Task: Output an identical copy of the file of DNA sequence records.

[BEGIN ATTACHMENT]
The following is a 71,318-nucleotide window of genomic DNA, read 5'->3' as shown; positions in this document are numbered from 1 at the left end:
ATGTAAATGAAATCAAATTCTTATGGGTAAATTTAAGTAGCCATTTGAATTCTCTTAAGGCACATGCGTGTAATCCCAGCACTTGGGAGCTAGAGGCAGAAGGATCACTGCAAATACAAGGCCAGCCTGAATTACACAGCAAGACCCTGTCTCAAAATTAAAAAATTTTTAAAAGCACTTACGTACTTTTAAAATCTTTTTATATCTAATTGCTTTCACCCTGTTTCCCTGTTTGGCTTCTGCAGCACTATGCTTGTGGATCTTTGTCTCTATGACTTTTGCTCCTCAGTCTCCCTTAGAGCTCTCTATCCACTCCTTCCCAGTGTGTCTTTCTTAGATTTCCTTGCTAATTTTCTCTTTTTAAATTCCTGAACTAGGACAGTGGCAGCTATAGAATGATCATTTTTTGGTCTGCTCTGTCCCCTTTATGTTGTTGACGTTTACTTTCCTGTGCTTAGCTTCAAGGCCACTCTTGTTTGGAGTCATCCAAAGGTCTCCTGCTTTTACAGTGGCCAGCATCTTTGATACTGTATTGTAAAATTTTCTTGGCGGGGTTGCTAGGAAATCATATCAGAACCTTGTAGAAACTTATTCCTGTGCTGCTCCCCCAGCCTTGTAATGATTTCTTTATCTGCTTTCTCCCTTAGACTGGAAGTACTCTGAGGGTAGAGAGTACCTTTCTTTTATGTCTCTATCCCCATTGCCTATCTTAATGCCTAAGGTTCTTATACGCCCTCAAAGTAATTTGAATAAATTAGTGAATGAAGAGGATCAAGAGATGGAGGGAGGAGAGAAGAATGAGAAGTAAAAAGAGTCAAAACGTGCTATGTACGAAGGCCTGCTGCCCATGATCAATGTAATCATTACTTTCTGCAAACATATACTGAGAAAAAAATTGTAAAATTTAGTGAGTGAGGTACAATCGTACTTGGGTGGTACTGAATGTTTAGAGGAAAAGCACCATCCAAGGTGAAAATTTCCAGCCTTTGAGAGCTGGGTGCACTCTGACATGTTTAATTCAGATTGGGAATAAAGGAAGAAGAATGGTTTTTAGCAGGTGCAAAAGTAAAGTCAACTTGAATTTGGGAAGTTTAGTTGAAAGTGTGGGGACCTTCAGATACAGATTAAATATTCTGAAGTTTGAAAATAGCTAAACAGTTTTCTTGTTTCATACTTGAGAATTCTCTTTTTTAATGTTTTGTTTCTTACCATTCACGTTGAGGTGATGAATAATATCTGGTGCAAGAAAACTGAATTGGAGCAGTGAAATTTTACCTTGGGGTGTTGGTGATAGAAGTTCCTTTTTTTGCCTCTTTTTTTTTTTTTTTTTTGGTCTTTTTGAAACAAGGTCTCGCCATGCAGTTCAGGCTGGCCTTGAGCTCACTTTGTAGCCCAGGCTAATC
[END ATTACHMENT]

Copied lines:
The following is a 71,318-nucleotide window of genomic DNA, read 5'->3' as shown; positions in this document are numbered from 1 at the left end:
ATGTAAATGAAATCAAATTCTTATGGGTAAATTTAAGTAGCCATTTGAATTCTCTTAAGGCACATGCGTGTAATCCCAGCACTTGGGAGCTAGAGGCAGAAGGATCACTGCAAATACAAGGCCAGCCTGAATTACACAGCAAGACCCTGTCTCAAAATTAAAAAATTTTTAAAAGCACTTACGTACTTTTAAAATCTTTTTATATCTAATTGCTTTCACCCTGTTTCCCTGTTTGGCTTCTGCAGCACTATGCTTGTGGATCTTTGTCTCTATGACTTTTGCTCCTCAGTCTCCCTTAGAGCTCTCTATCCACTCCTTCCCAGTGTGTCTTTCTTAGATTTCCTTGCTAATTTTCTCTTTTTAAATTCCTGAACTAGGACAGTGGCAGCTATAGAATGATCATTTTTTGGTCTGCTCTGTCCCCTTTATGTTGTTGACGTTTACTTTCCTGTGCTTAGCTTCAAGGCCACTCTTGTTTGGAGTCATCCAAAGGTCTCCTGCTTTTACAGTGGCCAGCATCTTTGATACTGTATTGTAAAATTTTCTTGGCGGGGTTGCTAGGAAATCATATCAGAACCTTGTAGAAACTTATTCCTGTGCTGCTCCCCCAGCCTTGTAATGATTTCTTTATCTGCTTTCTCCCTTAGACTGGAAGTACTCTGAGGGTAGAGAGTACCTTTCTTTTATGTCTCTATCCCCATTGCCTATCTTAATGCCTAAGGTTCTTATACGCCCTCAAAGTAATTTGAATAAATTAGTGAATGAAGAGGATCAAGAGATGGAGGGAGGAGAGAAGAATGAGAAGTAAAAAGAGTCAAAACGTGCTATGTACGAAGGCCTGCTGCCCATGATCAATGTAATCATTACTTTCTGCAAACATATACTGAGAAAAAAATTGTAAAATTTAGTGAGTGAGGTACAATCGTACTTGGGTGGTACTGAATGTTTAGAGGAAAAGCACCATCCAAGGTGAAAATTTCCAGCCTTTGAGAGCTGGGTGCACTCTGACATGTTTAATTCAGATTGGGAATAAAGGAAGAAGAATGGTTTTTAGCAGGTGCAAAAGTAAAGTCAACTTGAATTTGGGAAGTTTAGTTGAAAGTGTGGGGACCTTCAGATACAGATTAAATATTCTGAAGTTTGAAAATAGCTAAACAGTTTTCTTGTTTCATACTTGAGAATTCTCTTTTTTAATGTTTTGTTTCTTACCATTCACGTTGAGGTGATGAATAATATCTGGTGCAAGAAAACTGAATTGGAGCAGTGAAATTTTACCTTGGGGTGTTGGTGATAGAAGTTCCTTTTTTTGCCTCTTTTTTTTTTTTTTTTTTGGTCTTTTTGAAACAAGGTCTCGCCATGCAGTTCAGGCTGGCCTTGAGCTCACTTTGTAGCCCAGGCTAATC